Former PM Babiš charged with fraud over Čapí hnízdo EU subsidy

Babiš has denied any wrongdoing in accepting CZK 50 million in EU funds meant for small or medium-sized businesses.


Written by ČTK Published on 21.03.2022 14:48:00 (updated on 21.03.2022) Reading time: 4 minutes

Prague, March 21 (ČTK) – Former Prime Minister Andrej Babiš and his former aide Jana Nagyová have been charged with fraud over the granting of a CZK 50 million EU subsidy to the Čapí hnízdo farm and conference center in 2008. The Prague Municipal Court will now deal with the case.

Politicians for the current coalition government said they welcomed the prosecutor's decision and that Babiš would have the chance to explain his side of the case in court.

Babiš, who denies any wrongdoing, says the Čapí hnízdo (Stork Nest) case was fabricated to force him out of politics. Nagyová has also denied any guilt in the matter. Babiš is one of the richest people in the Czech Republic. His money comes from the food and chemical conglomerate Agrofert, though he also has holdings in media and other sectors.

“The public prosecutor of the Prague Metropolitan Public Prosecutor’s Office brought charges against two individuals on March 21, 2022, in a matter dubbed by the media as the Čapí hnízdo case," office spokesman Aleš Cimbala told the Czech News Agency (ČTK).

One person is charged with subsidy fraud and harming EU financial interests, and the other with assisting in subsidy fraud, he added, without naming specific names.

Babiš confirmed to news sever iDnes that he and Nagyová were the ones being charged. “Today, it has only been confirmed that this is a contrived political process against me,” he said. The iDnes portal is part of Babiš's media holdings thought Agrofert.

Čapí hnízdo convention center. Photo: Wikimedia commons, CC BY-SA 3.0.
Čapí hnízdo convention center. Photo: Wikimedia commons, CC BY-SA 3.0.

Originally, 11 people were to be prosecuted, including members of Babiš's family. Public Prosecutor Jaroslav Šaroch gradually halted all the prosecutions, but then–Prosecutor General Pavel Zeman in late 2019 called for prosecutions of Babiš and Nagyová to be resumed. At the same time, he confirmed that the prosecution of the others had been definitively stopped.

The police originally ended the investigation into the case last May and proposed that Babiš and Nagyová be charged. Last August, Šaroch returned the case to the police for further investigation including the further questioning of witnesses, mainly Babiš's son, Andrej Babiš Jr., who testified in the case.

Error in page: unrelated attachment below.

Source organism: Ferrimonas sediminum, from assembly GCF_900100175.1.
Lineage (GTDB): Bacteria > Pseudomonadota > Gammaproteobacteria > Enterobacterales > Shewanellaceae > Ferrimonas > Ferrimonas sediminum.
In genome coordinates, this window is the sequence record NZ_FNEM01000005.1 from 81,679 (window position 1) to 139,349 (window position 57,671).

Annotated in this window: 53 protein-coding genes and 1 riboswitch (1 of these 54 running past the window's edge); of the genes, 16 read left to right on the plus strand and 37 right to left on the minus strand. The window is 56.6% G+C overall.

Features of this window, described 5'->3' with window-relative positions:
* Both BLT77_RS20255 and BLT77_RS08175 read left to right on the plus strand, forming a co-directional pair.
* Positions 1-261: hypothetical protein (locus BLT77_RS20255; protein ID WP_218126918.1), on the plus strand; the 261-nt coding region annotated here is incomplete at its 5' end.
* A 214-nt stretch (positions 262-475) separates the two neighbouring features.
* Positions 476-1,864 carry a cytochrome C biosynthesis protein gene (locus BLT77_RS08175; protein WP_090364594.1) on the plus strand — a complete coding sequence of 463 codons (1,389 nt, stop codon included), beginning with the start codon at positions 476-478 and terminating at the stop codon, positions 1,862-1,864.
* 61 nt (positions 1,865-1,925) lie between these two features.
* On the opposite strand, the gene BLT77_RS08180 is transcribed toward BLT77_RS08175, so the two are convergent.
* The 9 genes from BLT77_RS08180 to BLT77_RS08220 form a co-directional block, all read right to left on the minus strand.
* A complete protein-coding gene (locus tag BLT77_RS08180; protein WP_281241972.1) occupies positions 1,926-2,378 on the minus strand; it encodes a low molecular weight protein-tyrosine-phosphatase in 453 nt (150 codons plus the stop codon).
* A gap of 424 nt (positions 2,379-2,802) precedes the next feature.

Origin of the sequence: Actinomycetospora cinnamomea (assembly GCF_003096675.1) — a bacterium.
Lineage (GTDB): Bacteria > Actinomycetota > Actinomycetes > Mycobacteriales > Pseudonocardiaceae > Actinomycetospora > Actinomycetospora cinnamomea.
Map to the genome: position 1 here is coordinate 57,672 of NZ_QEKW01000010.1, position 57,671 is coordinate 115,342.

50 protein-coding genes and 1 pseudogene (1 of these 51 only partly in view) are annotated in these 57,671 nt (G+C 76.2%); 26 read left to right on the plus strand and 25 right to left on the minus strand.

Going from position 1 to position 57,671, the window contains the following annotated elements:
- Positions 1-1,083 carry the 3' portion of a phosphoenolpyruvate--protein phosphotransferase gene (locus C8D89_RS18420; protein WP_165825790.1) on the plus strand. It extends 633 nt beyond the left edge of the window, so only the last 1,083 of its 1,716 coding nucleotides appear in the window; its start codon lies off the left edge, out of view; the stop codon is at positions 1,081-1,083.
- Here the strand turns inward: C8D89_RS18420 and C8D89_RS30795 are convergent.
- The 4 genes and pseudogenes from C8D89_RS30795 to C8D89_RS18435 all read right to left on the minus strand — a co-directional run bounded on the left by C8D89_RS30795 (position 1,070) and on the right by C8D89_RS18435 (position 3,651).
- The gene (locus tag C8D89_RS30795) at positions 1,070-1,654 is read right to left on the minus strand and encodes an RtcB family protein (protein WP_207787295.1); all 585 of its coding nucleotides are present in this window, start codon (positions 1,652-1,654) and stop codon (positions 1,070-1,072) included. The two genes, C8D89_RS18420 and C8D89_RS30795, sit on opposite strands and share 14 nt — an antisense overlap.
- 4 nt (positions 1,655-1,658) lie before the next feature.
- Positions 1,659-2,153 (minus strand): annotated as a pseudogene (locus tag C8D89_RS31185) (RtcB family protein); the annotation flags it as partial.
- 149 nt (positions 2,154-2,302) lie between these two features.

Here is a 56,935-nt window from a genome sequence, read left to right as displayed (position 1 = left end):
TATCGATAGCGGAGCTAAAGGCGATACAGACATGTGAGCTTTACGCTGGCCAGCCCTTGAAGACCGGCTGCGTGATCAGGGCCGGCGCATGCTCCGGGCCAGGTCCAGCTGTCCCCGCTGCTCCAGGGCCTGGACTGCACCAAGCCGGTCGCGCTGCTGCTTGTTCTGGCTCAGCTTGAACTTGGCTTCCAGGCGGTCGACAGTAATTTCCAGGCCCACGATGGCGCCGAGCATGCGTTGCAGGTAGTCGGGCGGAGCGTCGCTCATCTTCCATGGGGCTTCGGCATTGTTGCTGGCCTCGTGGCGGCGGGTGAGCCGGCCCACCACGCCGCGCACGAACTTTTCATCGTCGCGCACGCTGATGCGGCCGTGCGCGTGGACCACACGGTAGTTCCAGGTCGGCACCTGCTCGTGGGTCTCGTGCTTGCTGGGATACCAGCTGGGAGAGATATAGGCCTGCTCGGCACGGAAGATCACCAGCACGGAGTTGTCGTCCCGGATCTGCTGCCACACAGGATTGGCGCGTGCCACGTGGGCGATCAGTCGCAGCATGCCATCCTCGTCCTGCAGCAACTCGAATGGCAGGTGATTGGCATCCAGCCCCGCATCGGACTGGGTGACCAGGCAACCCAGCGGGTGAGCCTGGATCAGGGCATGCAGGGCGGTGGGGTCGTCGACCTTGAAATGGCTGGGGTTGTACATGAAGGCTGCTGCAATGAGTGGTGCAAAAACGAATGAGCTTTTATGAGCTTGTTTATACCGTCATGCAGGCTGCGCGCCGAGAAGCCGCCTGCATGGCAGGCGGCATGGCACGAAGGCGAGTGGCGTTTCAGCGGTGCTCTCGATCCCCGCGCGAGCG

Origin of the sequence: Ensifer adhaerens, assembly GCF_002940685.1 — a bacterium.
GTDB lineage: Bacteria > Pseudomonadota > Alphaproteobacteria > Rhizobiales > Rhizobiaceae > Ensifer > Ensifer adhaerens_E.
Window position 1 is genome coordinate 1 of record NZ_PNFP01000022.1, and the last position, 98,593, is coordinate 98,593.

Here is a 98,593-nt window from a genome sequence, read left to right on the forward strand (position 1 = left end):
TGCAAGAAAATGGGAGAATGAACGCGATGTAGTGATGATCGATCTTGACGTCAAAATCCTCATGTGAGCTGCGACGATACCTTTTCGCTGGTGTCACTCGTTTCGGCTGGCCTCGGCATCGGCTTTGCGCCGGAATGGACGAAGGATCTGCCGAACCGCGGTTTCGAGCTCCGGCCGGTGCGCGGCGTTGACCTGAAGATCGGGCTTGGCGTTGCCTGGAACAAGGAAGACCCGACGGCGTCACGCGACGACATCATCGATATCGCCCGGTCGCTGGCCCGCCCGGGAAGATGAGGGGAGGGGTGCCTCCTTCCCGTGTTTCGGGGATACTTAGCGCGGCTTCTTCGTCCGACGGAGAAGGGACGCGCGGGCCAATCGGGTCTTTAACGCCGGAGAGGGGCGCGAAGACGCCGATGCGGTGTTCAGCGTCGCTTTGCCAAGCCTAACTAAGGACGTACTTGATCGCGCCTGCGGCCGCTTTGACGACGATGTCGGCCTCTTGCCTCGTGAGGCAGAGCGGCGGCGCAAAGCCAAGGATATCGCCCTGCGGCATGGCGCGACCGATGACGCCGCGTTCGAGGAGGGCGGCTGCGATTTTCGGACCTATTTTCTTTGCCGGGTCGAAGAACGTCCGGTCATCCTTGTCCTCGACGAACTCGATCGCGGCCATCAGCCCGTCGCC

In September, police again proposed that Babiš and Nagyová should face charges.

The investigation was delayed after Babiš regained his mandate as a deputy in the Chamber of Deputies, the lower house of Czech Parliament, in the October election. This extended his immunity from prosecution. The new Chamber of Deputies in early March ended his immunity, making him available for criminal prosecution.

Cimbala said there was no choice but to bring charges. “The public prosecutor is bound by the law and the accusatorial principle. The legal conditions which the criminal order defines for filing charges were fulfilled in this matter. The respective court will have to deal with possible doubts,” Cimbala said.

The case centers on the Farma Čapí hnízdo company, formerly under the name ZZN Agro Pelhřimov, which was originally part of Babiš's Agrofert holding. In December 2007, Čapí hnízdo became a joint-stock company with bearer shares. In the summer of 2008, it received a CZK 50 million subsidy from the EU intended to help small and medium-sized businesses.

The company would not have qualified for the subsidy if it had still been part of the Agrofert group. After a couple of years of observing the subsidy conditions, Čapí hnízdo returned to being part of Agrofert.

Agrofert is now divided into two trust funds. While Finance Minister in 2017, Babiš placed the company in a trust fund to comply with a new conflict of interest law.

Current Prime Minister Petr Fiala (ODS) urged people to let justice take its course. “I will not comment on the ongoing proceedings, I trust the independent courts,” he said. He added that it would be good for everyone when the case is finally over.

Deputy Prime Minister and Interior Minister Vít Rakušan (STAN) told ČTK that he considered this a first step leading towards a valid verdict in the Čapí hnízdo case.

“The Chamber of Deputies has sent a clear signal that it is up to the court to decide on guilt or innocence. I consider this the first step towards bringing this case, which has long burdened the Czech Republic, to a valid decision,” Rakušan said.

Chamber of Deputies and TOP 09 chairwoman Markéta Pekarová Adamová on Twitter said that the time for talk and investigation was over. “If [Babiš] had any self-reflection, he would resign from all positions and he would not run for office anywhere until the decision,” she said.

Pirates chairman Ivan Bartoš said that Babiš would finally get a chance to clarify the case in court.

“Like any other citizen of this country, Andrej Babiš will get a chance to defend himself and his deeds before an independent and just court. Any other comments by politicians on this issue are useless for the time being,” Bartoš said.

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